Conflict of Interest/ Ethics
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Conflict of Interest Ordinance Template- IACC


September 25, 2017

To: ACEC Indiana Member Firms

From: Beth Bauer, Executive Director

Re: INDOT/LPA Conflict of Interest, Final Approved Policy


This memo addresses the INDOT Conflict of Interest policy as contained in its Professional Services Contract Administration Manual, effective 9.16.17 as it impacts Local Public Agencies and communities that receive federal-aid highway funds as a sub-recipient of INDOT. FHWA approved INDOT’s Conflict of Interest, so it is final and in effect now. ACEC Indiana, along with AIM, AIC and IACC, worked with INDOT to include a few key provisions in the policy:


Chapter 2 of the Manual details the Conflict of Interest policy.

Sec. 2.1.2 applies to the LPA’s. The LPA manual is not expected to be updated. It applies to “Employees, officers or agents of sub-recipients of INDOT federal funds who are involved in the selection, award of discretionary administration of a contract.” Therefore, a local ordinance may not apply to all city or county employees or officials. It also contains an opportunity to “cure” a violation of the policy through INDOT.

Sec. 2.1.3 and 2.1.4 apply to Consultants to INDOT and Consultants to Sub-recipients, respectively. The process of Reporting of Conflict of Interest and actions taken to alleviate or mitigate it are contained in it.


Governing Regulations: Two regulations govern this policy: Federal 23 CFR 172.7 (b)(4) and Indiana Administrative Code 42 IAC 1-5 (Office of the Inspector General, Indiana Code of Ethics.)


Code of Federal Regulations 23 CFR 172.7 (b)(4), excerpted

(4) Conflicts of interest.

(i) A contracting agency shall maintain a written code of standards of conduct governing the performance of their employees engaged in the award and administration of engineering and design related services contractsunder this part and governing the conduct and roles of consultantsin the performance of services under such contractsto prevent, identify, and mitigate conflicts of interest in accordance with 2CFR 200.112, 23CFR 1.33 and the provisions of this paragraph (b)(4).

(ii) No employee, officer, or agent of the contracting agency shall participate in selection, or in the award or administration of acontractsupported by Federal-aid funds if a conflict of interest, real or apparent, would be involved. Such a conflict arises when there is a financial or other interest in the consultantselected for award by:

(A) The employee, officer, or agent;

(B) Any member of his or her immediate family;

(C) His or her partner; or

(D) An organization that employs or is about to employ any of the above.

(iii) The contracting agency's officers, employees, or agents shall neither solicit nor accept gratuities, favors, or anything of monetary value from consultants, potential consultants, or parties to subagreements. A contracting agency may establish dollar thresholds where the financial interest is not substantial or the gift is an unsolicited item of nominal value.

(iv) A contracting agency may provide additional prohibitions relative to real, apparent, or potential conflicts of interest.

(v) To the extent permitted by State or local law or regulations, the standards of conduct required by this paragraph shall provide for penalties, sanctions, or other disciplinary actions for violations of such standards by the contracting agency's officers, employees, or agents, or by consultantsor their agents.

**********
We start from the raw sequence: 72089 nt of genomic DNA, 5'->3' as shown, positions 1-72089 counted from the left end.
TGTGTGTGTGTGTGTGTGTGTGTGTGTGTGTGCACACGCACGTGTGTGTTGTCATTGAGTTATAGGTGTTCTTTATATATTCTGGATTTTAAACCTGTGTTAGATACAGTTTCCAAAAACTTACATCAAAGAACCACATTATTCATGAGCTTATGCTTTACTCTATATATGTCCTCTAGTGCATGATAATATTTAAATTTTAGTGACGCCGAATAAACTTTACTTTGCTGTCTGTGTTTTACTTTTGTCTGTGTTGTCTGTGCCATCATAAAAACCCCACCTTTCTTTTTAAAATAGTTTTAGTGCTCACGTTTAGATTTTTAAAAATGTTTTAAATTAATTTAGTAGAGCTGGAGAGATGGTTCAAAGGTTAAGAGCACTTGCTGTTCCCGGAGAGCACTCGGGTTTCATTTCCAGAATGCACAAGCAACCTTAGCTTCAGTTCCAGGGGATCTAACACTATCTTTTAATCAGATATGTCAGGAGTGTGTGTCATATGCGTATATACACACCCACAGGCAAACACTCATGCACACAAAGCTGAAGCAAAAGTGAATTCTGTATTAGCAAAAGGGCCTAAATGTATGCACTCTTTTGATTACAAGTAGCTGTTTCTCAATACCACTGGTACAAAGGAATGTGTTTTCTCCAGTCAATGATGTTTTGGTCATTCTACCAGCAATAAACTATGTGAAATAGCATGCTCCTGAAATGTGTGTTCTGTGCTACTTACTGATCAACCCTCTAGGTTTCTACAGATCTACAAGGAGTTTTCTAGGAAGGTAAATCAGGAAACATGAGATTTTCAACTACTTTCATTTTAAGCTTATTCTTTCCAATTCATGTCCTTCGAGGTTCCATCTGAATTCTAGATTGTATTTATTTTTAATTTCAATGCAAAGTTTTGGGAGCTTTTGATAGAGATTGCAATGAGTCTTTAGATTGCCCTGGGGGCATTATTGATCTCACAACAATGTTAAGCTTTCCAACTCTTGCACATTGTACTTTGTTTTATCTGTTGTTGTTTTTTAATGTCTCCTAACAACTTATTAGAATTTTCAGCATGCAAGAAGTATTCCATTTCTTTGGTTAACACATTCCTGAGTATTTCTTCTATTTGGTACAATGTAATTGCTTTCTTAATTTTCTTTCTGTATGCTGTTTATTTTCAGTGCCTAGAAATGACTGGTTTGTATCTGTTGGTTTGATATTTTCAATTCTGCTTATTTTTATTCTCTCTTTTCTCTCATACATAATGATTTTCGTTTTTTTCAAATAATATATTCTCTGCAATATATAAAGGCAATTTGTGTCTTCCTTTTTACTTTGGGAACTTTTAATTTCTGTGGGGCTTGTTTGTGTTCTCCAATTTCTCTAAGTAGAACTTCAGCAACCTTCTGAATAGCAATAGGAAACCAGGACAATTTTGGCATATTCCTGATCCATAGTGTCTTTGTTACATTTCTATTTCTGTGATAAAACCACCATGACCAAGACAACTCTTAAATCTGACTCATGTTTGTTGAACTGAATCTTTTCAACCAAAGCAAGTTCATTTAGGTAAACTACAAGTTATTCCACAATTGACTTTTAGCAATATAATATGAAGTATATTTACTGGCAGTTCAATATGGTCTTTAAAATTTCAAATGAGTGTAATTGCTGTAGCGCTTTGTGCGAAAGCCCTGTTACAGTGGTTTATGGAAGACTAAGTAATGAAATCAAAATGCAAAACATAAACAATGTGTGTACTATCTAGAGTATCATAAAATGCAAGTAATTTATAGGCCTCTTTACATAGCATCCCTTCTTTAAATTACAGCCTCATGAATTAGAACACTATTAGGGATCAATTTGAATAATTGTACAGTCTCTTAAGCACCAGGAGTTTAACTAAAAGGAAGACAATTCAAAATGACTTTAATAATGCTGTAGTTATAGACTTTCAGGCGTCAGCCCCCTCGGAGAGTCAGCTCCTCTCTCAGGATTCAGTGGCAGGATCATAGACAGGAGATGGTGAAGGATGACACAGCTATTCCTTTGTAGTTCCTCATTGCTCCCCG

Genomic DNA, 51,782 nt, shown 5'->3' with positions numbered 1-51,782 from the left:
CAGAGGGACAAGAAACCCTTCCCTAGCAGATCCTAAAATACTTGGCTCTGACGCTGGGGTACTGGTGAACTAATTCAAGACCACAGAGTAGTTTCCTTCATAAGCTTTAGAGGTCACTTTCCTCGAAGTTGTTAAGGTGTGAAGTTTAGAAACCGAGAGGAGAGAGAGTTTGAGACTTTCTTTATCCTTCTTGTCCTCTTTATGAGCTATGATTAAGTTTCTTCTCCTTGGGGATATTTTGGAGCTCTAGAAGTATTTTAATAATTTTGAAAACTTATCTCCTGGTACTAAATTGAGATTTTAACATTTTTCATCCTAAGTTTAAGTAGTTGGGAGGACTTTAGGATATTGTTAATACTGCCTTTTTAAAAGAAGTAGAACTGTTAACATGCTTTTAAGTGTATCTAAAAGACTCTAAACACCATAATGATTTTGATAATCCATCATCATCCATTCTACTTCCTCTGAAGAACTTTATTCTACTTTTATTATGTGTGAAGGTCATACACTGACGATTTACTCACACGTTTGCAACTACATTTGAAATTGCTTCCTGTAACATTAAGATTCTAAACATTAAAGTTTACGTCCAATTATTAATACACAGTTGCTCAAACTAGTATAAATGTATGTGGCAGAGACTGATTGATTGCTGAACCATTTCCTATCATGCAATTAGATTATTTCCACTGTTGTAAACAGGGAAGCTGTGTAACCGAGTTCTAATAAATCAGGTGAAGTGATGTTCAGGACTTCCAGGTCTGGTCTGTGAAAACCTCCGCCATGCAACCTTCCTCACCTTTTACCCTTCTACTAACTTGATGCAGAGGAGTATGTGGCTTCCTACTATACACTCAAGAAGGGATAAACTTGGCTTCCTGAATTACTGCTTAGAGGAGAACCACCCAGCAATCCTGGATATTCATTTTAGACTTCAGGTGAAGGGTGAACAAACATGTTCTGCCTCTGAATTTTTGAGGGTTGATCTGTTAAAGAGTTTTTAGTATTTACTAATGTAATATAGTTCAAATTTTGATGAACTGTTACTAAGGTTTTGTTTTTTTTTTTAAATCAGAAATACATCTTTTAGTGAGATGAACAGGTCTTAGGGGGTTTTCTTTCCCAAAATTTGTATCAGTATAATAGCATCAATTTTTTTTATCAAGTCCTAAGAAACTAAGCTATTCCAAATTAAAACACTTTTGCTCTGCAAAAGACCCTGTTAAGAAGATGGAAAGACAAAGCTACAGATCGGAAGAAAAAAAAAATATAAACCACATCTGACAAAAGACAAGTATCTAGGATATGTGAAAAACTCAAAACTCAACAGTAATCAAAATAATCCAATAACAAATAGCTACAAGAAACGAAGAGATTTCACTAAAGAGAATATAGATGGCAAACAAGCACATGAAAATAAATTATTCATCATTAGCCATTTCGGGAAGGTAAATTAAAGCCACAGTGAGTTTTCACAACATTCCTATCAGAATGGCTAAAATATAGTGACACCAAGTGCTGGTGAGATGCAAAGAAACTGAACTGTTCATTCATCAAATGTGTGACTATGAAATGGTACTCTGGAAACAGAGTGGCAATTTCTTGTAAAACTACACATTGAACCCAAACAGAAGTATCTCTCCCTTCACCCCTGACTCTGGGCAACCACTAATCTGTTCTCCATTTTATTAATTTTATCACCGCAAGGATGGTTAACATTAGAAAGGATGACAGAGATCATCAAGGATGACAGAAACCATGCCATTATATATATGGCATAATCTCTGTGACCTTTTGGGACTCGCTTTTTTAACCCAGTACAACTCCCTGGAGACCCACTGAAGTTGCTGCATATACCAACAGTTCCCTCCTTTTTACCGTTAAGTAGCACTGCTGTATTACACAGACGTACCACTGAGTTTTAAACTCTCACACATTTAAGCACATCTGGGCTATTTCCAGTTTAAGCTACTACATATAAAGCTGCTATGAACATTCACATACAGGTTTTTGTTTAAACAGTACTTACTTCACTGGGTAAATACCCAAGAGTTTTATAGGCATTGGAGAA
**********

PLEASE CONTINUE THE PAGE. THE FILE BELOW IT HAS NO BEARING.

(vi) A contracting agency shall promptly disclose in writing any potential conflict of interest to FHWA.


What happens next? INDOT’s policy includes an option for a local unit to adopt local policies which set a local code of ethics. If no local policy is set, the INDOT Conflict of Interest and Code of Ethics will apply. As a consultant doing business with LPA’s, it will be critical that you know and abide by each local ordinance. We expect that they will not be uniform across the state. Some provisions to look for:

1. Who does the policy apply to?

2. What is the “threshold” set at “where a financial interest is not substantial or the gift is an unsolicited item of nominal value”?

3. Is there an allowance for value of benefits that are provided to an entire governmental body rather to an individual, allowance for the value of educational offerings, or other exceptions for the local unit?


Pro-bono Professional Consulting Engineering Services: In a nutshell, it is prohibited under the federal and INDOT code of ethics and Conflict of Interest. “Free” work would be viewed as a gift of substantial value, and would create a competitive advantage for their firm that provides it. A main thrust of the update to the Conflict of Interest policy was to eradicate the practice of pro-bono work.


In a Q&A between INDOT and our working group, INDOT expressly stated that “the requirements contained in 23 CFR 172.7 (b)(4) go beyond gifts of free professional services and in addition addresses conflicts of interest that can adversely impact procurement and administrative decision making. Contracting agencies including sub-recipients are required to maintain specific conflict of interest and ethics policies compliant with 23 CFR 172.7 (b)(4).”


Under 2.1.4 Consultants to Sub-recipients, it states Documented violations may result in sanctions, including ineligibility for upcoming federal aid or state funded projects financed through INDOT.”


Each member firm will need to conduct its business in accordance with any governing local ordinances established by their LPA clients, or the INDOT policy where no local ordinance is established. Consult your legal counsel as needed; this is not legal advice, but is a general discussion of information provided to ACEC Indiana member firms only.